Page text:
During a course I took with Richard Freeman, a fellow student happened to recommend to me that I should visit Rolf Naujokat if I was intending to go and practice in India. She felt that Rolf and I would be a good match for each other. I instantly felt a strong draw to go and see Rolf and registered for classes with him that same winter. So, I had revised my plan to include a winter of practice with Rolf before I started going to Mysore. That was 2007. That first winter with Rolf became seven winters. When you know you have met your teacher, it is clear.
Rolf initially took away my self-taught third series practice and insisted on teaching it to me in the correct way, which meant a certified teacher giving me the postures one by one. He re-taught me the third series over 3 winters, and then taught me the fourth series over 4 winters, which we completed in April 2014.
As I progressed through the advanced series and began to place more emphasis on my career as a Mysore style teacher – I would question from time to time whether I was doing the right thing by choosing not to go to Mysore. It would help me a lot as a teacher to get authorized and to “prove” myself to the greater global Ashtanga community in this way.
Yet, inside, I had no desire for the Mysore experience. I was spending 3 – 5 months each year with Rolf and also sitting an annual 30 – 60 day Vipassana retreat. I felt completely devoted to Rolf as my teacher. I had no desire or need for another teacher, and felt I was getting a truly authentic transmission of the Ashtanga lineage from Rolf. It seemed counterproductive to fragment my time and my Bhakti by trying to develop a relationship with Sharath at the same time as I was practicing with Rolf. If I went to Mysore during those years, it would only have been for the authorization certificate, which to me was not an authentic or appropriate reason to go.
In making life choices, I have always tried to allow my heart and my connection to my deeper yearnings to lead the way. Often, this went counter to what logic or reason dictated. I have always chosen the experiences that lead to deeper fulfillment inside me over experiences that might give me a strategic advantage in some superficial realm of life.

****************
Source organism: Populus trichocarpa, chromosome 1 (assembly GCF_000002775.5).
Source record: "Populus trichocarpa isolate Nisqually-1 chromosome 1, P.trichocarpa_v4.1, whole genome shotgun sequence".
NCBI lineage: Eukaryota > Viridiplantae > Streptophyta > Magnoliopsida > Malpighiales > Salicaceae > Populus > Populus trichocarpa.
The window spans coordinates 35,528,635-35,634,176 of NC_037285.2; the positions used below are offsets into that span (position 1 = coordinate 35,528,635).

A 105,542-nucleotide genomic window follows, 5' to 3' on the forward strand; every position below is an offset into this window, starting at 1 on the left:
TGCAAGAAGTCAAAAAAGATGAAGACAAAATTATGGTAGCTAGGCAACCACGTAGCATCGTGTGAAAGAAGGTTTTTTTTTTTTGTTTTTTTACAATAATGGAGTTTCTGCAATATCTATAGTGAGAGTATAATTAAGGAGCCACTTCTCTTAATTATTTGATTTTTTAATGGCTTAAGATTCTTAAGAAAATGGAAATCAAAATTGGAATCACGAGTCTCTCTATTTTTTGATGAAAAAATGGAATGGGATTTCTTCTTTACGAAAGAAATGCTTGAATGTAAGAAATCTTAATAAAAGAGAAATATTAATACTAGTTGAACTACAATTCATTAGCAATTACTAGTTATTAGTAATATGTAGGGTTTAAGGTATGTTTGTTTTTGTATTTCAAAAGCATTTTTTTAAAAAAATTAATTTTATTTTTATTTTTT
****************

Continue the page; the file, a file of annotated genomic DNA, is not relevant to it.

Many things in my life and inside me changed during the years of 2012 – 2014. One of those things was my feelings about Mysore.
In many ways, my relationship with Rolf came to a form of completion when we finished the fourth series in April 2014. While nothing about my feelings for him changed, the superficial aspects of our relationship did. There were no new postures to learn after that, as he had taught me as far as he had learned himself. While that did not mean I could no longer benefit from and enjoy practice with him, there were other aspects of his yoga shala that were less than ideal for me. These had become increasingly difficult to ignore.
In fall 2013 I was teaching for what would be the last time in my previous home of the Yukon in Northern Canada. I was starting to get ready for what would be my final trip to Goa to finish the fourth series with Rolf. I was researching something online and came across a blog post from a well known certified Ashtanga teacher. I casually read the post, which ended up being a description of some aspects of her experience in the shala on her previous trip to Mysore. She was learning the end of fourth series with Sharath and it happened to be about the same place in the series as I was at in my learning with Rolf. Though her description was brief, I had a powerful visceral reaction to how she described learning that part of the fourth series with Sharath. I could literally feel the intensity and focus of the shala in her description and I could sense how it would be to practice what I was practicing if I were in the shala in Mysore with Sharath.